This weekend I learned that there are quite a few things going on in my neighborhood that I knew nothing about.
For example, yesterday I found Wired Beans, a coffee shop, complete with lounge area and wireless access, just a few blocks from my house. I swear I’ve never laid eyes on this shop before. But when I asked the owner how long he’d been here, he said “A little over a year.” What?! I bought a delicious tall cup of chai latte tea for a little over three bucks, which is a little less than what Starbucks charges, so I was happy.
And then today I stopped by the artists' cooperative where Mindy lives to check out the open house hosted by Greene Street Artists, and Bill (that’s nationally recognized artist William Teodecki to you) told me about iMPeRFeCT art gallery, which is right up the street.
Bill is one of the artists I chatted with today, along with Ife Nii Owoo (who is from the states but married a Ghanaese), Brian DeFrees, and Barbara Bullock. I encourage you to click on the hyperlinks, as I’m not an artist (or even well learned in the arts) and am incapable of describing these works as they deserve. Hopefully, my photos will help some.
I visited Bill first and was immediately drawn to a large, colorful, and arresting portrait of his son as a young boy. We started talking about kids, and Bill told me a little about his daughters and his son’s great new job, and at one point he said “I don’t know why I’m talking about this,” and I wanted to tell him, “I just have that way Bill, don’t worry about it,” but instead I simply smiled. Bill was an illustrator back in the day, ‘cause he wanted the Benjamins and wasn’t willing to starve for his art, but since entering semi-retirement a little more than a decade ago he’s been drawing more for artistic expression. I was completely taken with the versatility of his art. I saw portraits and street scenes and mock collages with the most intricate detail you can imagine, among other things.
(I also saw that an old shelf I’d left for the trash years ago is now hanging on Bill’s wall. We both got a chuckle out of that.)
|A woman commissioned this painting and then |
never contacted Bill again. Her loss. Isn't this little girl lovely?
|Bill's large, mock collage.|
|Hello, old friend.|
After saying goodbye to Bill I talked to Ife a bit about “40 Acres,” one of her mixed-media collages that caught my eye, and I learned that she’ll be closing an exhibit this week at the MKA Institute Gallery (another gallery I’ve never noticed before, practically around the corner).
|I snapped this photo of Ife's work while she was talking |
to someone else. I hope that's okay.
After that I walked upstairs into Brian’s ceramic studio (kiln in corner!), which must capture some of the most beautiful light in Germantown. Brian just moved into the studio a little over a year ago, but he’s lived in Philadelphia for 40 years. All of his pots are attractive yet functional. I bought a jewelry box, which is one of the few pieces he makes that isn’t food safe. In addition to pots, Brian makes garden sculpture and highly detailed finials, one of which was attached to his stair post and had me drooling. Gorgeous.
(By this way, this is why I don’t go to art galleries very often and museums hardly ever. I just want to own everything. If I can’t bring it home I don’t even want to see it.)
After Brian told me he’d installed the floor to ceiling shelves in his space, I asked about the paint color, which I really liked, and he said “Taupe … brown gray. I call it grayish brown.” Then he went on to tell me that I had to check out Barbara’s place next door, because while he “live[s] in black and white” Barbara lives in wild color, and I needed to see the difference.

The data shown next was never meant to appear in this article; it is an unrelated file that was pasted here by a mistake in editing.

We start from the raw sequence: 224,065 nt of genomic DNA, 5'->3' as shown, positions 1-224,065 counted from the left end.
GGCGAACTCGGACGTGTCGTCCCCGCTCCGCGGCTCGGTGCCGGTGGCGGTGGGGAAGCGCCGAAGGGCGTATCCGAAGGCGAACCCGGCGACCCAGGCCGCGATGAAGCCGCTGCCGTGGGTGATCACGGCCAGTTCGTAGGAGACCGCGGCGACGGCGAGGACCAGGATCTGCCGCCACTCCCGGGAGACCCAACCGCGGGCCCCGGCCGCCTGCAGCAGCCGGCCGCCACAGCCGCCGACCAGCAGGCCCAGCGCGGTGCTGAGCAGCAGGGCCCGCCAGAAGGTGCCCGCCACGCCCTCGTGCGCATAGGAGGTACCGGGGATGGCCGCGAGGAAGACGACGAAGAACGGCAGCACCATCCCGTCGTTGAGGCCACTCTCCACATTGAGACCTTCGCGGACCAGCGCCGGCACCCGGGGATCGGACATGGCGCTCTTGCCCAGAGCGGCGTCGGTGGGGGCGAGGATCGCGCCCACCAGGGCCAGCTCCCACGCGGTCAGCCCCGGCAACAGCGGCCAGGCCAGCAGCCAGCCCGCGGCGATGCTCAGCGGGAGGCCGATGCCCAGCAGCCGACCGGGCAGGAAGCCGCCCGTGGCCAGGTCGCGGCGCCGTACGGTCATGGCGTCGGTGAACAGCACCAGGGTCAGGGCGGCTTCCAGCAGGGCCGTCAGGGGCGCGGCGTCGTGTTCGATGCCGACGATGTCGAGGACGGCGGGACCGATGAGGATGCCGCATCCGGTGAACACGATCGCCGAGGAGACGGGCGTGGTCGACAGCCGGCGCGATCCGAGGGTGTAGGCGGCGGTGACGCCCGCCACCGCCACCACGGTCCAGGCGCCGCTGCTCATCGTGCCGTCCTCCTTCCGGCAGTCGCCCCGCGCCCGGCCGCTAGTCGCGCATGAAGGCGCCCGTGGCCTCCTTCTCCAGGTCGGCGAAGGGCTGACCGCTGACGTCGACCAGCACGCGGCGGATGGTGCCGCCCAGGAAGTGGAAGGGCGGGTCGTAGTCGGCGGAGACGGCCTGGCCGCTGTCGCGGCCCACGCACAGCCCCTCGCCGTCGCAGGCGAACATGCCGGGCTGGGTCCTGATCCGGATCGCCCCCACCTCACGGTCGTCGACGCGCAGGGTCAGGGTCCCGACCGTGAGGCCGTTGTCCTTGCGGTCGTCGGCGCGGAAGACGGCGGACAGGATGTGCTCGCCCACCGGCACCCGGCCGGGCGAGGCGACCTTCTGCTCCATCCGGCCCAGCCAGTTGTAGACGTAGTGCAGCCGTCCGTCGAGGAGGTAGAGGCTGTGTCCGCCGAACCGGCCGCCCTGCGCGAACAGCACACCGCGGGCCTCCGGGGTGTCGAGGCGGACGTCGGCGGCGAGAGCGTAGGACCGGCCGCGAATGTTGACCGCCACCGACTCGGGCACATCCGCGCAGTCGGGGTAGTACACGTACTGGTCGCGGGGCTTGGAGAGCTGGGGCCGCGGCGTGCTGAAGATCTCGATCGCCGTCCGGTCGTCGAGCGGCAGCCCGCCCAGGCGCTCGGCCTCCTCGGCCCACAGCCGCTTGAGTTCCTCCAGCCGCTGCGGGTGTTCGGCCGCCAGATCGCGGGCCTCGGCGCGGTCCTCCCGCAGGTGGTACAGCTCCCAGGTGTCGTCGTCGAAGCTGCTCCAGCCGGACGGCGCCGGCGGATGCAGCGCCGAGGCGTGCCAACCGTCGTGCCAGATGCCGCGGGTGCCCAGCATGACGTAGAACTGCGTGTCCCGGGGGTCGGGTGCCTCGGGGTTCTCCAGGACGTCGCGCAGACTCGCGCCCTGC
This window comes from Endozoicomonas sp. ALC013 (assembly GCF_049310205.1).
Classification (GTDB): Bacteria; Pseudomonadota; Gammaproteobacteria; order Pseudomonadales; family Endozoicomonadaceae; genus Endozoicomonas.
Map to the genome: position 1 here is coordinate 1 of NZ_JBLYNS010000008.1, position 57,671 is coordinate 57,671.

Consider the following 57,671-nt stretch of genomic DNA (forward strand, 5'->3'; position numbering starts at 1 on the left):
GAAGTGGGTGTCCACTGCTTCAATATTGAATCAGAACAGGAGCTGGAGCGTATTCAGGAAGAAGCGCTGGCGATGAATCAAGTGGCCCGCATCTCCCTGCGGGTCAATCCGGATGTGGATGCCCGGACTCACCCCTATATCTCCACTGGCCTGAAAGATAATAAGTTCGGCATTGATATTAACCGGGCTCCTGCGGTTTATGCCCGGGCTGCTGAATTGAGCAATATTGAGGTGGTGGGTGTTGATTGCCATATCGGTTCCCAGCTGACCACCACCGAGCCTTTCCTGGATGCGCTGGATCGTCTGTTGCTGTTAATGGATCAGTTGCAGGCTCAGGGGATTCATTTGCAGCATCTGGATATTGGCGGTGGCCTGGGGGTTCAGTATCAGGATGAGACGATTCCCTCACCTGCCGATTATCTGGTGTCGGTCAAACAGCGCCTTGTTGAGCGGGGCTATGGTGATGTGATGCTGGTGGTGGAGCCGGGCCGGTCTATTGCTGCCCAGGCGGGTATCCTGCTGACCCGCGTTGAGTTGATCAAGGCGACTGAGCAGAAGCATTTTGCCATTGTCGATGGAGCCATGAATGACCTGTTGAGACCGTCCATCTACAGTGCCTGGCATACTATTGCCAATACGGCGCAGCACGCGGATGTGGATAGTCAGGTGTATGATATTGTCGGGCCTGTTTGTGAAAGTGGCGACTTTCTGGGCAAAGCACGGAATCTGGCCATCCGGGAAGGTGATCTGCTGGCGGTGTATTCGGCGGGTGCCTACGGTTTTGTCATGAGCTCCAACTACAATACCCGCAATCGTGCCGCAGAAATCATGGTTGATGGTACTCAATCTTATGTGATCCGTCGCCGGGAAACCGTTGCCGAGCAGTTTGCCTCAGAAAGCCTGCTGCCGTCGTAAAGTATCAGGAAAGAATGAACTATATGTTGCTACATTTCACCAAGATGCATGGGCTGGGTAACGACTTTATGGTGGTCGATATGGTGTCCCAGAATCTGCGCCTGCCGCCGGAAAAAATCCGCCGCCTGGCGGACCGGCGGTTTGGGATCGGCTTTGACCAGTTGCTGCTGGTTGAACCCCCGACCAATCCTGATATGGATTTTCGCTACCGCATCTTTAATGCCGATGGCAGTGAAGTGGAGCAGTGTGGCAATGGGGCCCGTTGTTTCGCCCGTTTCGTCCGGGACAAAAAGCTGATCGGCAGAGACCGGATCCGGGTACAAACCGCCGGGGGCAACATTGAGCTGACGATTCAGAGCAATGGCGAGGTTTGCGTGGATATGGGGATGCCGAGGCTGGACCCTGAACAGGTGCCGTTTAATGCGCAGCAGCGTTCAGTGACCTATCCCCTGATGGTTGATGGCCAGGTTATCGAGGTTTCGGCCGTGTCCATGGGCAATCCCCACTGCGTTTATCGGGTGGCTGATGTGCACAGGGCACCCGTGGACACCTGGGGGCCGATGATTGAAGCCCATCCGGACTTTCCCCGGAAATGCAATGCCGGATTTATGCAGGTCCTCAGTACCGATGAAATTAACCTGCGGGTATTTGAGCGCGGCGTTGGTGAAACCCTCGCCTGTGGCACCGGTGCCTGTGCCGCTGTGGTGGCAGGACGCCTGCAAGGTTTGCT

So I headed to Barbara’s next, and of course, Brian was right. Wow. Check out the photos below. I mean, dang.
|Barbara's table, set for guests.|
One of Barbara’s cats had escaped from her studio, and there was no chance of me getting her attention until that was settled, so I was relieved when Brian walked in with naughty Cush. Then I listened while Barbara talked to a couple about her latest gallery exhibit and how she’s avoided galleries for a bit because of the pressure to produce several pieces within a definite timeline, something I can completely understand. (No content farm, I will not be producing six 500-word articles per day to satisfy some greedy and soul-less algorithm.)
|A shot of Barbara's second floor.|
But then my time came, and I got to ask Barbara whether one of the large pieces propped against the wall was for sale, and she said yes. Then I braced myself for the price, which was actually exactly what I expected—unfortunately. I asked Barbara if I could take a picture instead. (I also was thinking of asking whether she accepts lay-a-away, but I didn’t want to sound completely tacky.) Barbara also creates these huge fantastical three-dimensional pieces that I overheard two teachers from The Barnes Foundation say would be just fabulous in the museum. I haven’t been to the Barnes art museum (see earlier), but I’m sure these women are spot on.
|A riot of saturated, luscious color.|
|My future splurge.|
Eventually I had to go home. After hearing about my adventures, both Ed and Thomas were upset because they hadn’t been invited (actually, they had been). Ed complained that he missed out on the grub, and Thomas, the artist, complained that he missed out on the art. Honestly, these two know how to bring a girl down, quick.
But, now that I’m aware of at least two great galleries within walking distance from our home, I’m sure I can make it up to Thomas. Ed, however, will have to get his own grub.